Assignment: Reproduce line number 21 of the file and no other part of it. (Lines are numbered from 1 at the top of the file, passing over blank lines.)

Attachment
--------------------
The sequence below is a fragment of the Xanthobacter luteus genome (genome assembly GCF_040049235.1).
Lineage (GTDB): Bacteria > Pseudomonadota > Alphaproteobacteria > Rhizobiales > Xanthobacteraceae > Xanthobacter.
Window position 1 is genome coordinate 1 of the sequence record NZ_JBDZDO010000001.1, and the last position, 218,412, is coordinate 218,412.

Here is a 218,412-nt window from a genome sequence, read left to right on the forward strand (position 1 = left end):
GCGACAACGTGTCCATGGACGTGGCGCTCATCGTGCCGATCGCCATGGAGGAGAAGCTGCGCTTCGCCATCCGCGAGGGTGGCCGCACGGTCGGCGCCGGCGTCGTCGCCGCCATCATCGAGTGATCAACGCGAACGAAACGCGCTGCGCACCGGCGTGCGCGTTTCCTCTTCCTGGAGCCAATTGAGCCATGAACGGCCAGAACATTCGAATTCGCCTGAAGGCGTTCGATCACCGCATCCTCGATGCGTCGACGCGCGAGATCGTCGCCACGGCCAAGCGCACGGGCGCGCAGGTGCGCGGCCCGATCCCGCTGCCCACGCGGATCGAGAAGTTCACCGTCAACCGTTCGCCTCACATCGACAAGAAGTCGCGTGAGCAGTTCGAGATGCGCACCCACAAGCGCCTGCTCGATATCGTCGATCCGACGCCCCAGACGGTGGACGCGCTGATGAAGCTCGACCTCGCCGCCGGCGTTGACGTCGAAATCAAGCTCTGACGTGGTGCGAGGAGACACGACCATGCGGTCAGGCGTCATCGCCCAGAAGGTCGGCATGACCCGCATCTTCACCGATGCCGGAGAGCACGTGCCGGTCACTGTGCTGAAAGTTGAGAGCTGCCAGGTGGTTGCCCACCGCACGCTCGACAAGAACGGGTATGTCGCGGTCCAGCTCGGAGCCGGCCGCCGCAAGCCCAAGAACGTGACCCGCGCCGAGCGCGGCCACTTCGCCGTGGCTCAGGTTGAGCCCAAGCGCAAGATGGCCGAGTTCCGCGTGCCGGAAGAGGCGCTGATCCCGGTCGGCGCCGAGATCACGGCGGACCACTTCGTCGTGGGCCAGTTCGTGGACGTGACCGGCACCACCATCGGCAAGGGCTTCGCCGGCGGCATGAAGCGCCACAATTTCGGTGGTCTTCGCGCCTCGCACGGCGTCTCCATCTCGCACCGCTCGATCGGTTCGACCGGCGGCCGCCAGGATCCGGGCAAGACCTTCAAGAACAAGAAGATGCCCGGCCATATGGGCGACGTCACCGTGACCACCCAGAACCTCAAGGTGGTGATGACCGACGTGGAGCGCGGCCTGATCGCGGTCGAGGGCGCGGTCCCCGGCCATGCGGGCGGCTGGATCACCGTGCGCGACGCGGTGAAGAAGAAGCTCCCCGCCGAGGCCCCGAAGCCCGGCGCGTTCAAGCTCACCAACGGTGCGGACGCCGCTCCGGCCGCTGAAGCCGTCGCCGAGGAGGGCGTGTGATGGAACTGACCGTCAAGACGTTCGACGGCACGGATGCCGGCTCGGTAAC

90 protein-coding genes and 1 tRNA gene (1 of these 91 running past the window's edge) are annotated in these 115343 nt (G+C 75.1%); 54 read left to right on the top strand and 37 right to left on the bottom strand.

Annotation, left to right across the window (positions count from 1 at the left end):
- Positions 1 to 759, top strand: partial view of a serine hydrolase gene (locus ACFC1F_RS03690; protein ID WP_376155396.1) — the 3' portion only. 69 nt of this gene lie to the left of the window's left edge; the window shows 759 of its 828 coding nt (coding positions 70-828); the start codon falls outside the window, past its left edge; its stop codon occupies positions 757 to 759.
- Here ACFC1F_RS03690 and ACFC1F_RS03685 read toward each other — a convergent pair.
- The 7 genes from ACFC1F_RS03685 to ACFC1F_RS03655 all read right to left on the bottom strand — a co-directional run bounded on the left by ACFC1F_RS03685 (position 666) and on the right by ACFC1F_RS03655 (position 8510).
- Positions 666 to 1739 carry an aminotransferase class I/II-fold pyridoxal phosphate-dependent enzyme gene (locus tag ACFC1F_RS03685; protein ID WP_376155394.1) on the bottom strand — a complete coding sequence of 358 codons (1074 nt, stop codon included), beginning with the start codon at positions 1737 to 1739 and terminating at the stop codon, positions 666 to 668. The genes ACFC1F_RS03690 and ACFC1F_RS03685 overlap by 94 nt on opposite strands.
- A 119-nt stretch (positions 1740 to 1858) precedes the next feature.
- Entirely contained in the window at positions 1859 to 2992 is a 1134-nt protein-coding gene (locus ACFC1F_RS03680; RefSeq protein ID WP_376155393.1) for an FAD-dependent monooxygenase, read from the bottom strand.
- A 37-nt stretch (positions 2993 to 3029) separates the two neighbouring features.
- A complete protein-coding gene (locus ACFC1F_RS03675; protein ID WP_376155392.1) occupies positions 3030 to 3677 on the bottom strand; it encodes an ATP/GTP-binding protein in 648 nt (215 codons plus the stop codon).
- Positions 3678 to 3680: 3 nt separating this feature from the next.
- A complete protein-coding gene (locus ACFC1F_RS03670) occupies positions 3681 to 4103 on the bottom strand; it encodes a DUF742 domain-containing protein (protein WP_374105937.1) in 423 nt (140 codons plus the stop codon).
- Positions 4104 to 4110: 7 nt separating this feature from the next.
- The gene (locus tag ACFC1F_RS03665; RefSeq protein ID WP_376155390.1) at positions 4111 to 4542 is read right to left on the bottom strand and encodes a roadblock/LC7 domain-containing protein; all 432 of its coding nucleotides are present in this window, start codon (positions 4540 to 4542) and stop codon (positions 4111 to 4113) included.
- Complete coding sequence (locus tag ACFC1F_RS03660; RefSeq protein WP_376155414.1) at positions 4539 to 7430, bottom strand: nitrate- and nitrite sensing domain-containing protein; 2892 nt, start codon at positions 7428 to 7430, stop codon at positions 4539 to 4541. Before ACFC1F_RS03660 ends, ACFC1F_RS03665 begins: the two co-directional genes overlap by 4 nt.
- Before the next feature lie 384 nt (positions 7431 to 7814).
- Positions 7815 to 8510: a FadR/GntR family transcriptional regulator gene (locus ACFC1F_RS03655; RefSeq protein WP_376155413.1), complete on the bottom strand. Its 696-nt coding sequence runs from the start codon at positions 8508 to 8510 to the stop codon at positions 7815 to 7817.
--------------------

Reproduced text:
- Before the next feature lie 384 nt (positions 7431 to 7814).